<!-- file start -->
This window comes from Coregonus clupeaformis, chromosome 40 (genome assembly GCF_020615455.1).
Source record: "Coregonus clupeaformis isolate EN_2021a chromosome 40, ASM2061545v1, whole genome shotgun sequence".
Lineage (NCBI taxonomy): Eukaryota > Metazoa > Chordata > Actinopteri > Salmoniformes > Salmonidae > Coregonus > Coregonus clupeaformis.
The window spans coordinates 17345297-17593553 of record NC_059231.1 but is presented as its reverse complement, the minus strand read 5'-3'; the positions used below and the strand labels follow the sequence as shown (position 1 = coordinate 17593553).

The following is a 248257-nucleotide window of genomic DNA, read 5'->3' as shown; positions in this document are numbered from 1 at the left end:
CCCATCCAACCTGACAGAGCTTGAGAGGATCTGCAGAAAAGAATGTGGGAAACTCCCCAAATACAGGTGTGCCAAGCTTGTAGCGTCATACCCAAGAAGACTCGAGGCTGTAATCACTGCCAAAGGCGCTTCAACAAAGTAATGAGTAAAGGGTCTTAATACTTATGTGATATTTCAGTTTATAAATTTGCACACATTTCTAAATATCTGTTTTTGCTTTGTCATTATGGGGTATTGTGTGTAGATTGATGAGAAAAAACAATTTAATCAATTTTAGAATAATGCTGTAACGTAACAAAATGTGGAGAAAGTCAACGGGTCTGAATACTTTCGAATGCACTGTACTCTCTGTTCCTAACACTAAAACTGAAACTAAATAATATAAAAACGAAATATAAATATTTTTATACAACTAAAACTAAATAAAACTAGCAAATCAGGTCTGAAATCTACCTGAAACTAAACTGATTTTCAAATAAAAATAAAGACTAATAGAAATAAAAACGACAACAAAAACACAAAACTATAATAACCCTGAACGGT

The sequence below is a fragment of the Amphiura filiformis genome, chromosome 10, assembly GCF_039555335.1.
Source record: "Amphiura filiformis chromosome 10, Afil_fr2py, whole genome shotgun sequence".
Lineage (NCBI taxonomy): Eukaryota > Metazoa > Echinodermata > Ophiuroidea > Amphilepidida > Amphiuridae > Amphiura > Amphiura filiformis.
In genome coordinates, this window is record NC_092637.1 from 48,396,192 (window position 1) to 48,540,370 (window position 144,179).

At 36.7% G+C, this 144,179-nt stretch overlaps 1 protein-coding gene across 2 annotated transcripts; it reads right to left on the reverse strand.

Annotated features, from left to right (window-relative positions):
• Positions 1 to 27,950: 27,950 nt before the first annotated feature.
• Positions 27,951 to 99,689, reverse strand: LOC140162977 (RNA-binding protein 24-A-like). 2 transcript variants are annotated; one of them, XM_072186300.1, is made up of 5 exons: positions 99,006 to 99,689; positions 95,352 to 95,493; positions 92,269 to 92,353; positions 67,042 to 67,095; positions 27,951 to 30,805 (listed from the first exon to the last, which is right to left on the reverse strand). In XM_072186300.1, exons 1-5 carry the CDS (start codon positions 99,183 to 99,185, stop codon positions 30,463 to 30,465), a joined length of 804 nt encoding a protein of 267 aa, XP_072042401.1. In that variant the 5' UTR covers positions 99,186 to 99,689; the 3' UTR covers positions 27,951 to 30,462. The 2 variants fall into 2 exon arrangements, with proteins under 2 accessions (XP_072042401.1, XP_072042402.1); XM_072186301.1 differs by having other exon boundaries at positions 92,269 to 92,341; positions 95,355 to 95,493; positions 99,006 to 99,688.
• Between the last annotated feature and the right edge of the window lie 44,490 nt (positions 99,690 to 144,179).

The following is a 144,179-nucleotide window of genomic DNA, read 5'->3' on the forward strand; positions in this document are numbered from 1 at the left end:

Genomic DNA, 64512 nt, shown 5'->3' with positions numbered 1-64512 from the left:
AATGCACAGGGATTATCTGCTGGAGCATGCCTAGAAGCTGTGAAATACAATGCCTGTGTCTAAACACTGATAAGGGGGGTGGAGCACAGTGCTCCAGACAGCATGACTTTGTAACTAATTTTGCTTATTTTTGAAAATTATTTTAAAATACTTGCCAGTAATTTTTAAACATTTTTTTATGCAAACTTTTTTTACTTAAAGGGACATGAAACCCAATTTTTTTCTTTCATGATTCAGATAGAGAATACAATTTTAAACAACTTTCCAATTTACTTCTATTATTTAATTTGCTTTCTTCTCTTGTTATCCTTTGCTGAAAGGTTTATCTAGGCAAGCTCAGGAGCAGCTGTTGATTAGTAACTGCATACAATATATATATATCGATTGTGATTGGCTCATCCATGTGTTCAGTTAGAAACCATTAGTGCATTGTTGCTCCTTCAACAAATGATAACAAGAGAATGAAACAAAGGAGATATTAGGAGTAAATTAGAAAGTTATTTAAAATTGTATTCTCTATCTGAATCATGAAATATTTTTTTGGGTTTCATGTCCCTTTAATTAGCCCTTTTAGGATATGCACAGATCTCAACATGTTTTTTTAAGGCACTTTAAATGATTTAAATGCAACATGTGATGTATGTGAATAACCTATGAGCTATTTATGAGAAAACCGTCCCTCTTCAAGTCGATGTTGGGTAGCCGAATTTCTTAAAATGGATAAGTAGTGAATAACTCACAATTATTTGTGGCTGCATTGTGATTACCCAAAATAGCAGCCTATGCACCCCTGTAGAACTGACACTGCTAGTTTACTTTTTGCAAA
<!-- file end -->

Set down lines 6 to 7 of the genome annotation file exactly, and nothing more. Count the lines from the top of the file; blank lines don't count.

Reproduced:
CCCATCCAACCTGACAGAGCTTGAGAGGATCTGCAGAAAAGAATGTGGGAAACTCCCCAAATACAGGTGTGCCAAGCTTGTAGCGTCATACCCAAGAAGACTCGAGGCTGTAATCACTGCCAAAGGCGCTTCAACAAAGTAATGAGTAAAGGGTCTTAATACTTATGTGATATTTCAGTTTATAAATTTGCACACATTTCTAAATATCTGTTTTTGCTTTGTCATTATGGGGTATTGTGTGTAGATTGATGAGAAAAAACAATTTAATCAATTTTAGAATAATGCTGTAACGTAACAAAATGTGGAGAAAGTCAACGGGTCTGAATACTTTCGAATGCACTGTACTCTCTGTTCCTAACACTAAAACTGAAACTAAATAATATAAAAACGAAATATAAATATTTTTATACAACTAAAACTAAATAAAACTAGCAAATCAGGTCTGAAATCTACCTGAAACTAAACTGATTTTCAAATAAAAATAAAGACTAATAGAAATAAAAACGACAACAAAAACACAAAACTATAATAACCCTGAACGGT

The sequence below is a fragment of the Amphiura filiformis genome, chromosome 10, assembly GCF_039555335.1.